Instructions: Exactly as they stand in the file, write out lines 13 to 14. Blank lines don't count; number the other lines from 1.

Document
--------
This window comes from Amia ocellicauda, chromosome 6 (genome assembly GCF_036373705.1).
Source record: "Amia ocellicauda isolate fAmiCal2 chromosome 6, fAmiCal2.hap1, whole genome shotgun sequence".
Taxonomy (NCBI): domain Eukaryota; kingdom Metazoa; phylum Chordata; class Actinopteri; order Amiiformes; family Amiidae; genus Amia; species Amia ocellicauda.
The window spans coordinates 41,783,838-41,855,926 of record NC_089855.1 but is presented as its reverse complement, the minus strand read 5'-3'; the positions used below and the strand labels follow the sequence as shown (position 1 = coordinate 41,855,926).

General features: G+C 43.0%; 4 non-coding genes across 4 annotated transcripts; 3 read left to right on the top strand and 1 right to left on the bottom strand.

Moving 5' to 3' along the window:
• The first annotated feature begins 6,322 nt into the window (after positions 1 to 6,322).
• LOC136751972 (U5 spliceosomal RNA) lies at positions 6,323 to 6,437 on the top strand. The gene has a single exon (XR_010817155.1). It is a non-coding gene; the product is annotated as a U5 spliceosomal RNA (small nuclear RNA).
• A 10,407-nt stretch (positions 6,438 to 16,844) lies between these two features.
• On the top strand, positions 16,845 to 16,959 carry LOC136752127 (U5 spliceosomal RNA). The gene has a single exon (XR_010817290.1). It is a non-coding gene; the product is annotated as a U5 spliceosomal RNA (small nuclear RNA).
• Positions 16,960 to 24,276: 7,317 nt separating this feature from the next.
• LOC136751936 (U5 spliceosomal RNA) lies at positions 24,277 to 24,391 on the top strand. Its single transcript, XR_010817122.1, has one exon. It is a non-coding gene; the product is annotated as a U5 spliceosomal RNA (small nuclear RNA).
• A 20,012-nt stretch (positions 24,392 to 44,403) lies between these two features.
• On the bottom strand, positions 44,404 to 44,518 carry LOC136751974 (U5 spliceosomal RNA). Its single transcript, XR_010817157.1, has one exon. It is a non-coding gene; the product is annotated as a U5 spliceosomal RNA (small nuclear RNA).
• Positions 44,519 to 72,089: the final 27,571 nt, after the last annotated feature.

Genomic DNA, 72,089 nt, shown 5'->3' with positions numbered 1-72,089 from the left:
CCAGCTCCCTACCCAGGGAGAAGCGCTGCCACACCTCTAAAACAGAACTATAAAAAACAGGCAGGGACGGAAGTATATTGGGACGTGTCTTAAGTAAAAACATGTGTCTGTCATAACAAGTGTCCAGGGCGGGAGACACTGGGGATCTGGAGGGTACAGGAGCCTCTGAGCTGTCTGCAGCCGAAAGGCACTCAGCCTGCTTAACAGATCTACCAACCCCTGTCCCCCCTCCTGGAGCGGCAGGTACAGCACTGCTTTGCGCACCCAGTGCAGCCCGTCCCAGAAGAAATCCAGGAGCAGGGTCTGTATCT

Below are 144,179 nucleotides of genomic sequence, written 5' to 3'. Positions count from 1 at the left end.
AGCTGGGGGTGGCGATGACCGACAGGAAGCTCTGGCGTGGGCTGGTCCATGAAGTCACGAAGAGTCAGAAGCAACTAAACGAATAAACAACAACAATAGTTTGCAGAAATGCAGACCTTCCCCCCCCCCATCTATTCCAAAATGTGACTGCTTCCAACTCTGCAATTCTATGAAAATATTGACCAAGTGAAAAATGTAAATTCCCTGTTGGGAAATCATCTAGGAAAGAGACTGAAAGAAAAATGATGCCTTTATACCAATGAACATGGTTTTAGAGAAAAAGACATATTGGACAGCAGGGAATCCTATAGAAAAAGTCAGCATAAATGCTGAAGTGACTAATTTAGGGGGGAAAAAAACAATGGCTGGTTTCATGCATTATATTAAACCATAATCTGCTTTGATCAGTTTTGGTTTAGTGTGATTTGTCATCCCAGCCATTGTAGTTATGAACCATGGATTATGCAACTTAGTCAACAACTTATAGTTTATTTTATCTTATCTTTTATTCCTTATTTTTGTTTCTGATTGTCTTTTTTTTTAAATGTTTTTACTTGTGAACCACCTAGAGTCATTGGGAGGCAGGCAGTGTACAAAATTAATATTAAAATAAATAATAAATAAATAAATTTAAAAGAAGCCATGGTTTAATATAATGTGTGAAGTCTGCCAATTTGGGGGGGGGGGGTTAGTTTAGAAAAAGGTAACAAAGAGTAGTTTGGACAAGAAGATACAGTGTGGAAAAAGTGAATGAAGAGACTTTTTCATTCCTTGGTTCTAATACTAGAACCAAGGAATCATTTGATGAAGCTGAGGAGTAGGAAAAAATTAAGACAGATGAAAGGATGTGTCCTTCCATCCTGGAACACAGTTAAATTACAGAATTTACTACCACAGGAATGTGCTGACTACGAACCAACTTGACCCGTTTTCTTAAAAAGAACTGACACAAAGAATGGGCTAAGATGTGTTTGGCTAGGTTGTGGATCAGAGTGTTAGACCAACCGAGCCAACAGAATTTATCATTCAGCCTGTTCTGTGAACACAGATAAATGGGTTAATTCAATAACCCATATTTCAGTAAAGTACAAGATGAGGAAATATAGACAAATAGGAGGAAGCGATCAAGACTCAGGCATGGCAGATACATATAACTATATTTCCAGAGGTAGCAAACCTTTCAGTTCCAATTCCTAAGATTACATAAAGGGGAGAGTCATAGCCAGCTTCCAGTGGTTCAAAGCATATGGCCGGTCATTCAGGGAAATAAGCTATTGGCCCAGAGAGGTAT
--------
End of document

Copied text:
• A 20,012-nt stretch (positions 24,392 to 44,403) lies between these two features.
• On the bottom strand, positions 44,404 to 44,518 carry LOC136751974 (U5 spliceosomal RNA). Its single transcript, XR_010817157.1, has one exon. It is a non-coding gene; the product is annotated as a U5 spliceosomal RNA (small nuclear RNA).